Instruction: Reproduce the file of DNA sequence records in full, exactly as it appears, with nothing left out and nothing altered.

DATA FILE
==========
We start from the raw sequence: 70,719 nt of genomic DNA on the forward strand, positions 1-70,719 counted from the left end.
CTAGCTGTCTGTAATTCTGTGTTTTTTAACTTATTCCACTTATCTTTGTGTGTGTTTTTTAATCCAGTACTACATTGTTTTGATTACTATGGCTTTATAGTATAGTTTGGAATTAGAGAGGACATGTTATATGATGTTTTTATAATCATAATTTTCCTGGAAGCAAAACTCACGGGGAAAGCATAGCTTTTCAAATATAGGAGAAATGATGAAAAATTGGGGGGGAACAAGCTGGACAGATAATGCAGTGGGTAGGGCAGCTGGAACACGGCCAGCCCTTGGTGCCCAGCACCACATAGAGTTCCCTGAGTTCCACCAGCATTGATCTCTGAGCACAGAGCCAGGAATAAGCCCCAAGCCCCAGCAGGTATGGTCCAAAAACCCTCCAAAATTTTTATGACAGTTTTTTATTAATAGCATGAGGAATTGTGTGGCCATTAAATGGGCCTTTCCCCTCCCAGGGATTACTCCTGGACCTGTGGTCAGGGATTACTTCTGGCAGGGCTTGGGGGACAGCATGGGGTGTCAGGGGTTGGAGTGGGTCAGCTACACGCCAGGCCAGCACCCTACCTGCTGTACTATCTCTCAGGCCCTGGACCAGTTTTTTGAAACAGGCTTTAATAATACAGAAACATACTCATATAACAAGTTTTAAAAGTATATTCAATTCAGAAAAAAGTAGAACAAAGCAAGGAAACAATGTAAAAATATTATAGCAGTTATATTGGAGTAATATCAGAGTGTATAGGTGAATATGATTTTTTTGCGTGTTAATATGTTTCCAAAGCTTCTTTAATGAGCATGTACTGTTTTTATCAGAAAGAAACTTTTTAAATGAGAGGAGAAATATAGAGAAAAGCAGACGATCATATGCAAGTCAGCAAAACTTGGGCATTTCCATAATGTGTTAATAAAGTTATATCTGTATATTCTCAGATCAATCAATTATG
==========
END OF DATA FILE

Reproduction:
We start from the raw sequence: 70,719 nt of genomic DNA on the forward strand, positions 1-70,719 counted from the left end.
CTAGCTGTCTGTAATTCTGTGTTTTTTAACTTATTCCACTTATCTTTGTGTGTGTTTTTTAATCCAGTACTACATTGTTTTGATTACTATGGCTTTATAGTATAGTTTGGAATTAGAGAGGACATGTTATATGATGTTTTTATAATCATAATTTTCCTGGAAGCAAAACTCACGGGGAAAGCATAGCTTTTCAAATATAGGAGAAATGATGAAAAATTGGGGGGGAACAAGCTGGACAGATAATGCAGTGGGTAGGGCAGCTGGAACACGGCCAGCCCTTGGTGCCCAGCACCACATAGAGTTCCCTGAGTTCCACCAGCATTGATCTCTGAGCACAGAGCCAGGAATAAGCCCCAAGCCCCAGCAGGTATGGTCCAAAAACCCTCCAAAATTTTTATGACAGTTTTTTATTAATAGCATGAGGAATTGTGTGGCCATTAAATGGGCCTTTCCCCTCCCAGGGATTACTCCTGGACCTGTGGTCAGGGATTACTTCTGGCAGGGCTTGGGGGACAGCATGGGGTGTCAGGGGTTGGAGTGGGTCAGCTACACGCCAGGCCAGCACCCTACCTGCTGTACTATCTCTCAGGCCCTGGACCAGTTTTTTGAAACAGGCTTTAATAATACAGAAACATACTCATATAACAAGTTTTAAAAGTATATTCAATTCAGAAAAAAGTAGAACAAAGCAAGGAAACAATGTAAAAATATTATAGCAGTTATATTGGAGTAATATCAGAGTGTATAGGTGAATATGATTTTTTTGCGTGTTAATATGTTTCCAAAGCTTCTTTAATGAGCATGTACTGTTTTTATCAGAAAGAAACTTTTTAAATGAGAGGAGAAATATAGAGAAAAGCAGACGATCATATGCAAGTCAGCAAAACTTGGGCATTTCCATAATGTGTTAATAAAGTTATATCTGTATATTCTCAGATCAATCAATTATG